One final note: what we like about all of the above is the focus on authenticity. It’s exciting to watch mainstream news sources embrace new media as way of introducing less scripted, more subjective, more authentic comments from reporters and readers alike.

The Yelp! Conundrum

Wednesday, April 29th, 2009

Yelp logo

A San Francisco restauranteur thought he was pretty web-savvy, inviting 50 of the most prominent Yelp! reviewers to eat at his new digs — for free — before they opened. The crowd came, with friends, and ate well on the house. The next day, the reviews were pretty good. But the restauranteur was surprised to find that the reviews had absolutely no effect on his business. Inversely, one hears all the time about restaurants that get slammed on Yelp but do just fine.

The moral is that consumers online are more discerning than we give them credit for. Sure, some people will look at the most recent review and get immediately turned off by someone’s complaint that the waiter was rude, or the food was cold. But most people know that other people have their own weird obsessions, and habits, and failings, and you really can’t trust just one person’s review. The average person who uses a Yelp or Citysearch quickly assesses the aggregate of the reviews and makes their decision based on the balance.

The worst thing you can do is have your friends go online (or heaven forbid, do it yourself under a fake name) and write fake positive reviews. People can smell a fake review a mile away. But contrary to the commonly-held belief, we don’t think it’s wrong to respond to your critics in the comments — as long as you respond formally and professionally, fully own up to being the business representative, and only correct inaccurate information.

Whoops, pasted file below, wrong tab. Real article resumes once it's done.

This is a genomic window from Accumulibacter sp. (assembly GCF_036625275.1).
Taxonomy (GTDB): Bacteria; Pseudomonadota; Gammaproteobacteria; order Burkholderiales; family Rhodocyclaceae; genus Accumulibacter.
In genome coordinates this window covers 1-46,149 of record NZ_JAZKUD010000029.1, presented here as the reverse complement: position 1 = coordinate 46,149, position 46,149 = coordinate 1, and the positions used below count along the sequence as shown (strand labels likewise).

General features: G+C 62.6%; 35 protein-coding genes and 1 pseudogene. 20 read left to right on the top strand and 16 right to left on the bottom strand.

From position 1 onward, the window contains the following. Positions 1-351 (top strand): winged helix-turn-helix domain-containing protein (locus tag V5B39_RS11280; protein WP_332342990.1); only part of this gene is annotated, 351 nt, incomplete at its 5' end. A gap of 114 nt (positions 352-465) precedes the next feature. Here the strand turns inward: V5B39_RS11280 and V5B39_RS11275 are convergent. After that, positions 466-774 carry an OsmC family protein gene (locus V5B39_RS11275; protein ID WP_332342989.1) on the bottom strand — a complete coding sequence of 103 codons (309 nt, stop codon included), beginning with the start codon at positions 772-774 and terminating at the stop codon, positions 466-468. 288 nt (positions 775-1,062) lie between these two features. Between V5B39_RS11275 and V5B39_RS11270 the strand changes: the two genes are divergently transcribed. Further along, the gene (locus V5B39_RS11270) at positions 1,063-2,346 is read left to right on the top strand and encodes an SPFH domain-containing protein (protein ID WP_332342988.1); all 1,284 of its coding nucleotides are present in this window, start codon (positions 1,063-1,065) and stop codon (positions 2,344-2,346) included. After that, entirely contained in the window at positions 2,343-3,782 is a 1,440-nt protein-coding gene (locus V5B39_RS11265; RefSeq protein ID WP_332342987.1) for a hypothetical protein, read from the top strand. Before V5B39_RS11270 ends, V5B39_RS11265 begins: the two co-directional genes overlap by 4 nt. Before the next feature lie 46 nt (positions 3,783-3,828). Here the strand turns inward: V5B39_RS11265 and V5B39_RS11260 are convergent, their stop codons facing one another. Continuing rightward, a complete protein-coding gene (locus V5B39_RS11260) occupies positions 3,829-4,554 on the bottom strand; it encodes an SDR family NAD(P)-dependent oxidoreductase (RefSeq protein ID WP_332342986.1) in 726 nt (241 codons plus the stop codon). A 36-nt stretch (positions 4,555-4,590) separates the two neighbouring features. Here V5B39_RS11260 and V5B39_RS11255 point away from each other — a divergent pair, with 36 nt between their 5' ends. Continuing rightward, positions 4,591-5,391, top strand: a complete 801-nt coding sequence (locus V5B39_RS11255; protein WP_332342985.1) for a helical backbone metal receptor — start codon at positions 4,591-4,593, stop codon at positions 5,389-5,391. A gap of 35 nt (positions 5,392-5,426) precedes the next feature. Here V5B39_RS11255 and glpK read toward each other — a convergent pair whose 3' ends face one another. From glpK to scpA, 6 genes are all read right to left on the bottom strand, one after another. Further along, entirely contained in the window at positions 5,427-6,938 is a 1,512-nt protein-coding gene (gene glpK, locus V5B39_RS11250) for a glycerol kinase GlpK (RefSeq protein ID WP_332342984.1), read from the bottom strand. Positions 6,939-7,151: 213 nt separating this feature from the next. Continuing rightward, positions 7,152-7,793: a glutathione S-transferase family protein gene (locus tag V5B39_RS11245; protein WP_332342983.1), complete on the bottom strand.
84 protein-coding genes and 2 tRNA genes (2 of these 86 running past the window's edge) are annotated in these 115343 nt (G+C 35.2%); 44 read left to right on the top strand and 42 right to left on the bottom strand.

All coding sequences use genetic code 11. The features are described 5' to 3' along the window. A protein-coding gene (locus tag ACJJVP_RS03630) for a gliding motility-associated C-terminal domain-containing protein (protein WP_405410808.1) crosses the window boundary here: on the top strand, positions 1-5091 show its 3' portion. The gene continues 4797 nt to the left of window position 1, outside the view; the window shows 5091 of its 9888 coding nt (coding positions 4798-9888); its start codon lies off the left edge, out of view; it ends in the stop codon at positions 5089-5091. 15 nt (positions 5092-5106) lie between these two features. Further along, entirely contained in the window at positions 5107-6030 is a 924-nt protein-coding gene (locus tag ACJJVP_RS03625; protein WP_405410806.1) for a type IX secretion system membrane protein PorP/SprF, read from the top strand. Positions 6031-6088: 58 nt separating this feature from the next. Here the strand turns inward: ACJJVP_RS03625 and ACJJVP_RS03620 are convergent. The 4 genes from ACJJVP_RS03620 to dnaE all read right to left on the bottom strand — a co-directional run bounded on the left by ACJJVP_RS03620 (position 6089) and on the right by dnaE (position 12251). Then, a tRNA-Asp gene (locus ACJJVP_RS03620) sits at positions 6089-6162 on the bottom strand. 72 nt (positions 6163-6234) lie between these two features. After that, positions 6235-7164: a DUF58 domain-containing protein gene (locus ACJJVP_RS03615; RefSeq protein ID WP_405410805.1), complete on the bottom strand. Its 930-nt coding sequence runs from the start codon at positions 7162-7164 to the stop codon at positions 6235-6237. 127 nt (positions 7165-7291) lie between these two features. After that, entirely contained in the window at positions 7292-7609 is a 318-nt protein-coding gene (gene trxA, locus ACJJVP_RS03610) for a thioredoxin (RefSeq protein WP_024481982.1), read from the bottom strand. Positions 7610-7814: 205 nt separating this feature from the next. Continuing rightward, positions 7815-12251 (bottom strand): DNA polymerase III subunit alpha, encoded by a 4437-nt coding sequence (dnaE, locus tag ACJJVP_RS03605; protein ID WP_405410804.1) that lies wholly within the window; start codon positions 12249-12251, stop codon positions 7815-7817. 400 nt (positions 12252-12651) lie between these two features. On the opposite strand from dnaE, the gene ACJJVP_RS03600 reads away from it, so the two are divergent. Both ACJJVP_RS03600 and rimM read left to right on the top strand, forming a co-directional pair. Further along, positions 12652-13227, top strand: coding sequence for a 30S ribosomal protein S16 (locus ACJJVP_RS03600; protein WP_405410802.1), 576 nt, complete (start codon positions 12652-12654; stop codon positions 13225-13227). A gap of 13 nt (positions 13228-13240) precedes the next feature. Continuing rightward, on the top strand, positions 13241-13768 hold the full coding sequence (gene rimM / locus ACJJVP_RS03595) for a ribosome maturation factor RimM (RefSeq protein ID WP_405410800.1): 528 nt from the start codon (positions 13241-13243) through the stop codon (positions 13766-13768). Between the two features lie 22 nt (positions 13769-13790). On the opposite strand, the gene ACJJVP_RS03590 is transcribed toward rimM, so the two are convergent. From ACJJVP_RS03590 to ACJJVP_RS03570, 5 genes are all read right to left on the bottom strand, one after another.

Authenticity: The Authoritative Source

Wednesday, April 22nd, 2009

Authenticity book image

When you’re talking about authenticity, you really have to namecheck Joe Pine and Jim Gilmore. Their latest book is called, of course, Authenticity: What Consumers Really Want. It’s a great read, and they’ve got a nicely-designed website and blog to go along with it.

Today’s cry for authenticity is really about staking a claim against the advertising, PR and marketing models of the past, oh, century. The reason being, they’ve stopped working. We’ve heard something advertised as FREE! for so long, the word has lost its meaning. We know now that FREE! really means, “we’ve found a way to stick you with the price, and more, somewhere along the line.” I remember the first time I got roped into one of those record club deals, when I was 15, and got stuck buying a bunch of cassettes by Taco and 38 Special that I didn’t want. I learned my lesson, and since then I’m wary of things marked FREE!, same as we all are.

The same thing goes for much subtler branding strategies. We’ve become highly-attuned sensors of graphic design, and we’re able to sense when a Yelp review is written by the person who owns the restaurant. The only way to really reach people today is to be yourself, to let your company/non-profit/etc. tell its own story. Pine and Gilmore delve deeper into the meaning of authenticity- check out their site and the book.

What We Can Learn from the “Yes We Can” Phenomenon

Thursday, February 28th, 2008

It’s campaign season, and we can’t help but compare the web videos being circulated by supporters of Hillary Clinton and Barack Obama. They are an object lesson in what works and what doesn’t in the world of viral video.By now, everyone who isn’t living under a rock has seen, or at least heard of, the famous Obama tribute “Yes We Can.” Total views thus far: more than 5 million.